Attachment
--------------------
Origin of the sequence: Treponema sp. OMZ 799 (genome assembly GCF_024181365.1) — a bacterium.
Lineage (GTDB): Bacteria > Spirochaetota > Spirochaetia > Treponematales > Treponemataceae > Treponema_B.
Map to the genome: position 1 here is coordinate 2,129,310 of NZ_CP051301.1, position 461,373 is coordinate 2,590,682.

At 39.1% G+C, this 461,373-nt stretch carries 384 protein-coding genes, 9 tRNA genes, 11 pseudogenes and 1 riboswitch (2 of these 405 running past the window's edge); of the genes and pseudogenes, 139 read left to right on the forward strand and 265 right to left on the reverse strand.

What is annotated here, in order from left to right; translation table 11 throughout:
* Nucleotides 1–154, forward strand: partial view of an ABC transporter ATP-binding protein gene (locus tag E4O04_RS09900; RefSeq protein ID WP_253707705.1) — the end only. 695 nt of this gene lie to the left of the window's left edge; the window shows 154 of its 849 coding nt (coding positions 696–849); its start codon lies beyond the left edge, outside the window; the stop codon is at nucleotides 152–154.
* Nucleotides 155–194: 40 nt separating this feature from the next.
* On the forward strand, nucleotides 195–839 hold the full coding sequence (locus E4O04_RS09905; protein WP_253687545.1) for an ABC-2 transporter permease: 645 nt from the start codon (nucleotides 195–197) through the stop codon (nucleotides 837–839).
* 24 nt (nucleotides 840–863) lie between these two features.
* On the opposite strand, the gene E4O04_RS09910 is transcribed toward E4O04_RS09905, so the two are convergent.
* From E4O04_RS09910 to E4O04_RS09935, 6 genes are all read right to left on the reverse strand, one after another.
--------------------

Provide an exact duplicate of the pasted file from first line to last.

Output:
Origin of the sequence: Treponema sp. OMZ 799 (genome assembly GCF_024181365.1) — a bacterium.
Lineage (GTDB): Bacteria > Spirochaetota > Spirochaetia > Treponematales > Treponemataceae > Treponema_B.
Map to the genome: position 1 here is coordinate 2,129,310 of NZ_CP051301.1, position 461,373 is coordinate 2,590,682.

At 39.1% G+C, this 461,373-nt stretch carries 384 protein-coding genes, 9 tRNA genes, 11 pseudogenes and 1 riboswitch (2 of these 405 running past the window's edge); of the genes and pseudogenes, 139 read left to right on the forward strand and 265 right to left on the reverse strand.

What is annotated here, in order from left to right; translation table 11 throughout:
* Nucleotides 1–154, forward strand: partial view of an ABC transporter ATP-binding protein gene (locus tag E4O04_RS09900; RefSeq protein ID WP_253707705.1) — the end only. 695 nt of this gene lie to the left of the window's left edge; the window shows 154 of its 849 coding nt (coding positions 696–849); its start codon lies beyond the left edge, outside the window; the stop codon is at nucleotides 152–154.
* Nucleotides 155–194: 40 nt separating this feature from the next.
* On the forward strand, nucleotides 195–839 hold the full coding sequence (locus E4O04_RS09905; protein WP_253687545.1) for an ABC-2 transporter permease: 645 nt from the start codon (nucleotides 195–197) through the stop codon (nucleotides 837–839).
* 24 nt (nucleotides 840–863) lie between these two features.
* On the opposite strand, the gene E4O04_RS09910 is transcribed toward E4O04_RS09905, so the two are convergent.
* From E4O04_RS09910 to E4O04_RS09935, 6 genes are all read right to left on the reverse strand, one after another.